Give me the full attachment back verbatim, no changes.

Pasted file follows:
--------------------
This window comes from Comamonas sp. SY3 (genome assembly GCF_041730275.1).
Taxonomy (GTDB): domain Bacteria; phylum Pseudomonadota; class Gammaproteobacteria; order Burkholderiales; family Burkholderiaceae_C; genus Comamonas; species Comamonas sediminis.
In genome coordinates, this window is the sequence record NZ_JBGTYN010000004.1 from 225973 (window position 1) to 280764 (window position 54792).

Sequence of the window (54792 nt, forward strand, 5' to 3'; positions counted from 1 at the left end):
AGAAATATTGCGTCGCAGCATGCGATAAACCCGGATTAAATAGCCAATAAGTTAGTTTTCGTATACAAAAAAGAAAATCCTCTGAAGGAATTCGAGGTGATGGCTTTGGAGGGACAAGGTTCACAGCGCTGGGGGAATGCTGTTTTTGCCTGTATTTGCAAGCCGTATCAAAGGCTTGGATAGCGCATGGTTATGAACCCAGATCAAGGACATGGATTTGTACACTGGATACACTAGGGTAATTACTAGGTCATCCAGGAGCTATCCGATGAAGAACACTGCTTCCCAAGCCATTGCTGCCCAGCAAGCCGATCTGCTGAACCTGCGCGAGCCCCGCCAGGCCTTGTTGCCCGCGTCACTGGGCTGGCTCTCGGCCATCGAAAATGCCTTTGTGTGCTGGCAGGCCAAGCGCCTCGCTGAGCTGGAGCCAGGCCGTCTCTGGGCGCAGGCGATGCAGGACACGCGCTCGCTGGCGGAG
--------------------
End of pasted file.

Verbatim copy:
This window comes from Comamonas sp. SY3 (genome assembly GCF_041730275.1).
Taxonomy (GTDB): domain Bacteria; phylum Pseudomonadota; class Gammaproteobacteria; order Burkholderiales; family Burkholderiaceae_C; genus Comamonas; species Comamonas sediminis.
In genome coordinates, this window is the sequence record NZ_JBGTYN010000004.1 from 225973 (window position 1) to 280764 (window position 54792).

Sequence of the window (54792 nt, forward strand, 5' to 3'; positions counted from 1 at the left end):
AGAAATATTGCGTCGCAGCATGCGATAAACCCGGATTAAATAGCCAATAAGTTAGTTTTCGTATACAAAAAAGAAAATCCTCTGAAGGAATTCGAGGTGATGGCTTTGGAGGGACAAGGTTCACAGCGCTGGGGGAATGCTGTTTTTGCCTGTATTTGCAAGCCGTATCAAAGGCTTGGATAGCGCATGGTTATGAACCCAGATCAAGGACATGGATTTGTACACTGGATACACTAGGGTAATTACTAGGTCATCCAGGAGCTATCCGATGAAGAACACTGCTTCCCAAGCCATTGCTGCCCAGCAAGCCGATCTGCTGAACCTGCGCGAGCCCCGCCAGGCCTTGTTGCCCGCGTCACTGGGCTGGCTCTCGGCCATCGAAAATGCCTTTGTGTGCTGGCAGGCCAAGCGCCTCGCTGAGCTGGAGCCAGGCCGTCTCTGGGCGCAGGCGATGCAGGACACGCGCTCGCTGGCGGAG